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By Neto Baptiste

The game of softball cricket has lost its appeal, especially amongst the younger generation, and if measure are not put in place by those in authority, then the future of the sport may be in jeopardy.

This is according to three of the country’s softball cricket giants in Al Burton, Joseph “Swango” Mark and Neil “Bad News” Lewis, who all agree that the game today is a shadow of what it was in the  past.

Speaking on the Good Morning Jojo Sports Show on Monday, Mark who plays the roles of player, coach and organiser, said the game is suffering from a lack of interest by the younger generation.

“The younger guys don’t want to play no cricket, but practice is the base, and sometimes the executive is here and there because if I am in the executive I also have my team, I want my team to play and I want my team to reach semifinals. Sometimes some teams may have eight games to play and they only play two because of rain; the games don’t replay,” he said.

“Now the youths have something else to look at because they have their Game Boy, but before time, we couldn’t wait for Sunday to come. Sometimes though, the executives make you not even want to play any sport and sometimes now you’re going [to the matches] and we’re wondering if umpires are coming,” he added. 

Burton, known for his all-round ability, agreed with Mark’s sentiments, adding that some in authority started lobbying for their own teams instead of the sport in general.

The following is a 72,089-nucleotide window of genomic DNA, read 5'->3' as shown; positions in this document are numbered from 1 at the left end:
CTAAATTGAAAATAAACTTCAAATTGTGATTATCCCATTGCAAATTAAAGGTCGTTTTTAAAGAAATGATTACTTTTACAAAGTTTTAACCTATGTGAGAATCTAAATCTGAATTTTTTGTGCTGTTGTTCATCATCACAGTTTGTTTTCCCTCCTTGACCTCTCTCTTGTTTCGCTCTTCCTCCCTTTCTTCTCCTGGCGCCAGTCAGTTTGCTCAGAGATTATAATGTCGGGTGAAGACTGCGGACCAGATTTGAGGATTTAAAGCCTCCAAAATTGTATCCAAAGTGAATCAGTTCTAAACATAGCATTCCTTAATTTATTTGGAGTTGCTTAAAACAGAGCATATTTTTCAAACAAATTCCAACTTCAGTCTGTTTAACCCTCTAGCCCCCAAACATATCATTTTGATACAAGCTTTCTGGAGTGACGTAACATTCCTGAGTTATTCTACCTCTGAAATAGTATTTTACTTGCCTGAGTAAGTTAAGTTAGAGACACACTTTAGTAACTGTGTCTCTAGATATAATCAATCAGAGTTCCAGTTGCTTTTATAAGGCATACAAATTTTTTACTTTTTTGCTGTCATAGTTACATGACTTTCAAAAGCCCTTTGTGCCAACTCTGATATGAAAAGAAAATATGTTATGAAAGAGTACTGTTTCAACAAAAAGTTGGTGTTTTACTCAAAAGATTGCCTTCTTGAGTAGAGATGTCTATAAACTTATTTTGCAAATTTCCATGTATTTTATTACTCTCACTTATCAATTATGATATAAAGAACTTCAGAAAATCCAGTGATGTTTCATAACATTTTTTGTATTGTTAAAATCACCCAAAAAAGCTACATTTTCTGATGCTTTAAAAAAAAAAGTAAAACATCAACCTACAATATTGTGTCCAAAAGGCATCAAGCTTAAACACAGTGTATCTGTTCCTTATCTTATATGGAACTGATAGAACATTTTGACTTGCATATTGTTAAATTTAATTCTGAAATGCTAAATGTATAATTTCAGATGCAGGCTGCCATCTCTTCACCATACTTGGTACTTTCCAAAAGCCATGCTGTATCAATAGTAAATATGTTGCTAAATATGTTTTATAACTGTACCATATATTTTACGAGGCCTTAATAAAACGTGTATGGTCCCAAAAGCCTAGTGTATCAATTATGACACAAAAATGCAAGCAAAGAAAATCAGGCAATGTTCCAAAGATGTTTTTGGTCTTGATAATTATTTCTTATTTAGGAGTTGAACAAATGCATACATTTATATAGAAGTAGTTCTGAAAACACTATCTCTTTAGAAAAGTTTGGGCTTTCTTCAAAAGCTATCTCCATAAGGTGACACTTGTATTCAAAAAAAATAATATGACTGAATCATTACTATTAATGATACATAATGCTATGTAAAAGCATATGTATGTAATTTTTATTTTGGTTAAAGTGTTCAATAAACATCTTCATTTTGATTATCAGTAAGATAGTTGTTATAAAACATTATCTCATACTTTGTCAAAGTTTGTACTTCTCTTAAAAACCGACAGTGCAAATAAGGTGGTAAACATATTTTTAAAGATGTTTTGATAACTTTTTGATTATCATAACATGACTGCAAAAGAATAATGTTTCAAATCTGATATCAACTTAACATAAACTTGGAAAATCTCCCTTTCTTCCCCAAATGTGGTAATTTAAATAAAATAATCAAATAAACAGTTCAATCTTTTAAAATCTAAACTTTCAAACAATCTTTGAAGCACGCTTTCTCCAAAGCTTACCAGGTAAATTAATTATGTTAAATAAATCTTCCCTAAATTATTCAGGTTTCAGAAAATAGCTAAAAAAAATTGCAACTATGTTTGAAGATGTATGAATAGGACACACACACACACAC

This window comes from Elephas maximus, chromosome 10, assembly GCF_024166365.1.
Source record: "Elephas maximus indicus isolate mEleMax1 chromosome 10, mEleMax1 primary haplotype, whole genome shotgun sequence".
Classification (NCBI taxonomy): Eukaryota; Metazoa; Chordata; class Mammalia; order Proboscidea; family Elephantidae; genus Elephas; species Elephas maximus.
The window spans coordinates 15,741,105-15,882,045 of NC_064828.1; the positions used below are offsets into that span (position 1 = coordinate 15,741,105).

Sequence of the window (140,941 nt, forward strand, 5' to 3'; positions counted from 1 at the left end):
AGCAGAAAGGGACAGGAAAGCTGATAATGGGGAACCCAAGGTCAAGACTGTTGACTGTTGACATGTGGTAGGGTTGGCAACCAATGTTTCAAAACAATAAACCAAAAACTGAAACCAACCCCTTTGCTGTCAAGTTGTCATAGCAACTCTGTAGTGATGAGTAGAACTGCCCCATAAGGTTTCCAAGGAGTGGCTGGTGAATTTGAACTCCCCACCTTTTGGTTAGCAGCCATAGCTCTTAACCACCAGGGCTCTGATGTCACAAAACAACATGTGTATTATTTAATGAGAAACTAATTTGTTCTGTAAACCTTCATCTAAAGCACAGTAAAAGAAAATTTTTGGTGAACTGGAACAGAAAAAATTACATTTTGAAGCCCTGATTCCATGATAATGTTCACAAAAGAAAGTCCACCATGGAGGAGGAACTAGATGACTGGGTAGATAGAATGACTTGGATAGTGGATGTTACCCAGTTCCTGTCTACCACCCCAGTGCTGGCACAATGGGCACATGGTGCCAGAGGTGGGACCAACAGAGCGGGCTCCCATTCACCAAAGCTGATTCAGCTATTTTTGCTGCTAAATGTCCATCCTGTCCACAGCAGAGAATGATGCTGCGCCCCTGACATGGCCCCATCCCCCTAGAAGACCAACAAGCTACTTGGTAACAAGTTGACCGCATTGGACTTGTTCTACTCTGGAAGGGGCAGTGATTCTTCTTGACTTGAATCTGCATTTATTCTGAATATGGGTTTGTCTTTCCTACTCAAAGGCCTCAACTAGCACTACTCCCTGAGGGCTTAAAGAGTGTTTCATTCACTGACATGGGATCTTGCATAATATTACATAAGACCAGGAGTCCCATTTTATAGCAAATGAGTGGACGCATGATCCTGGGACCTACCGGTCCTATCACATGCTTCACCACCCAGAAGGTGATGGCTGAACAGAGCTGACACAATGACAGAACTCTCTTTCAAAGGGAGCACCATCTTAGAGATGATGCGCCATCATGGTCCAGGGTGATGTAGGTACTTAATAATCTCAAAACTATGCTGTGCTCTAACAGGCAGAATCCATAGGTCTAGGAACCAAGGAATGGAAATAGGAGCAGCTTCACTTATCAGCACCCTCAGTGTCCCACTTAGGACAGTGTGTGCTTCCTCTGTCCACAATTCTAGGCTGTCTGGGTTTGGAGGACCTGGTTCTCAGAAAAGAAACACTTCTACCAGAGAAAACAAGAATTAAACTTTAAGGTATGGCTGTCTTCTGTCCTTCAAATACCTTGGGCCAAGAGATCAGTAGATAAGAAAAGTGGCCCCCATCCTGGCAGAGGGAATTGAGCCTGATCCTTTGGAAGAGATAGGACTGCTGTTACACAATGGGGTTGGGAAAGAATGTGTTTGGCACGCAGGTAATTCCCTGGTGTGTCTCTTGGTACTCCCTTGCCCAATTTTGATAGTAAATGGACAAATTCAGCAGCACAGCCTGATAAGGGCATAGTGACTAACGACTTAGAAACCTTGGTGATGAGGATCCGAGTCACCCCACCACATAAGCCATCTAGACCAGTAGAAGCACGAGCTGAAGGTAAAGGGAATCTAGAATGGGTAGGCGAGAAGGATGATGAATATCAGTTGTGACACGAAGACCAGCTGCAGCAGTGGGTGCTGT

“I remember when Henderson Bass and Seth Burton were running the tournament and they were trying to get us to that Olympic kind of level so it [the standard] was pretty much high and then Seth brought on the females around 1996 or 95,” he said.

“After that it was like everybody wanted to get into the executive and most of what happened then or between then and now, it’s like everybody trying to fight for their own team,” he added.

Meanwhile Lewis, who was a top all-rounder in both the hardball and softball versions of the game, laid the blame for the sport’s downturn squarely at the feet of the association.

“The thing that I see change and drastically too, is the administration. I think softball was at its strongest when men like Henderson Bass and Buggy [Eric Frederick] were at the top running the show, and after these guys kind of faded out, softball maybe took a backseat, and for a few years things were looking good, but presently I don’t think things look good at all,” he said. Antigua and Barbuda last fielded a national softball cricket team back in 2015 when the female team competed in a Caribbean tournament in Trinidad where the team finished fourth.

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